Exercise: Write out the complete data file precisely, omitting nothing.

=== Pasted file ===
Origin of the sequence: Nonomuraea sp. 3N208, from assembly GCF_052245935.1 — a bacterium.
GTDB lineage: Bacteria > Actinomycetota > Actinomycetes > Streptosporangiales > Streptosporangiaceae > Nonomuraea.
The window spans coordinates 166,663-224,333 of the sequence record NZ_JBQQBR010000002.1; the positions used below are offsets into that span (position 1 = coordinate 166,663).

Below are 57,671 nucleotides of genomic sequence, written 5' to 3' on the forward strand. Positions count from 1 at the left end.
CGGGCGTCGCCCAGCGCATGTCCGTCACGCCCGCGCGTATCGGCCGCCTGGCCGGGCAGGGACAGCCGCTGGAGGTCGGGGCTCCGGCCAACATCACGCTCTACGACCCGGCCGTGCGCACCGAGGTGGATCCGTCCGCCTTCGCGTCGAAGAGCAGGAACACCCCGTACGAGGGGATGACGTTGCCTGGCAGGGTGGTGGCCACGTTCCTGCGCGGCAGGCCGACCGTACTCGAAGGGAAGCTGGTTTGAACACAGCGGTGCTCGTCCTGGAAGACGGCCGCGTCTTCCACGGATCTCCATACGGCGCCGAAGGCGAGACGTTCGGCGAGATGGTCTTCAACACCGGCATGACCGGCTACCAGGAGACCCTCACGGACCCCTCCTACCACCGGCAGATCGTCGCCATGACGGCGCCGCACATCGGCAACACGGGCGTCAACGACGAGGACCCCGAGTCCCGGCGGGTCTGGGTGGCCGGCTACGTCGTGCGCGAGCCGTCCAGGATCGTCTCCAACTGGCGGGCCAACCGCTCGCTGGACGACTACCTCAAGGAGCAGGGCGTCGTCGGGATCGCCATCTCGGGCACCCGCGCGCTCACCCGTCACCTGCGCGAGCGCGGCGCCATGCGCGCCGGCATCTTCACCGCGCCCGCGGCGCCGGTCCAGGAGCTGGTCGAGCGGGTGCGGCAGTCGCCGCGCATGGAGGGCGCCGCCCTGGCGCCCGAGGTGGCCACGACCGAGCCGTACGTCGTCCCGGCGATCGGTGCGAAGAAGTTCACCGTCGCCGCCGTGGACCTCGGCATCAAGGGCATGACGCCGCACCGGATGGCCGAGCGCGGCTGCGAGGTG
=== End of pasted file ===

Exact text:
Origin of the sequence: Nonomuraea sp. 3N208, from assembly GCF_052245935.1 — a bacterium.
GTDB lineage: Bacteria > Actinomycetota > Actinomycetes > Streptosporangiales > Streptosporangiaceae > Nonomuraea.
The window spans coordinates 166,663-224,333 of the sequence record NZ_JBQQBR010000002.1; the positions used below are offsets into that span (position 1 = coordinate 166,663).

Below are 57,671 nucleotides of genomic sequence, written 5' to 3' on the forward strand. Positions count from 1 at the left end.
CGGGCGTCGCCCAGCGCATGTCCGTCACGCCCGCGCGTATCGGCCGCCTGGCCGGGCAGGGACAGCCGCTGGAGGTCGGGGCTCCGGCCAACATCACGCTCTACGACCCGGCCGTGCGCACCGAGGTGGATCCGTCCGCCTTCGCGTCGAAGAGCAGGAACACCCCGTACGAGGGGATGACGTTGCCTGGCAGGGTGGTGGCCACGTTCCTGCGCGGCAGGCCGACCGTACTCGAAGGGAAGCTGGTTTGAACACAGCGGTGCTCGTCCTGGAAGACGGCCGCGTCTTCCACGGATCTCCATACGGCGCCGAAGGCGAGACGTTCGGCGAGATGGTCTTCAACACCGGCATGACCGGCTACCAGGAGACCCTCACGGACCCCTCCTACCACCGGCAGATCGTCGCCATGACGGCGCCGCACATCGGCAACACGGGCGTCAACGACGAGGACCCCGAGTCCCGGCGGGTCTGGGTGGCCGGCTACGTCGTGCGCGAGCCGTCCAGGATCGTCTCCAACTGGCGGGCCAACCGCTCGCTGGACGACTACCTCAAGGAGCAGGGCGTCGTCGGGATCGCCATCTCGGGCACCCGCGCGCTCACCCGTCACCTGCGCGAGCGCGGCGCCATGCGCGCCGGCATCTTCACCGCGCCCGCGGCGCCGGTCCAGGAGCTGGTCGAGCGGGTGCGGCAGTCGCCGCGCATGGAGGGCGCCGCCCTGGCGCCCGAGGTGGCCACGACCGAGCCGTACGTCGTCCCGGCGATCGGTGCGAAGAAGTTCACCGTCGCCGCCGTGGACCTCGGCATCAAGGGCATGACGCCGCACCGGATGGCCGAGCGCGGCTGCGAGGTG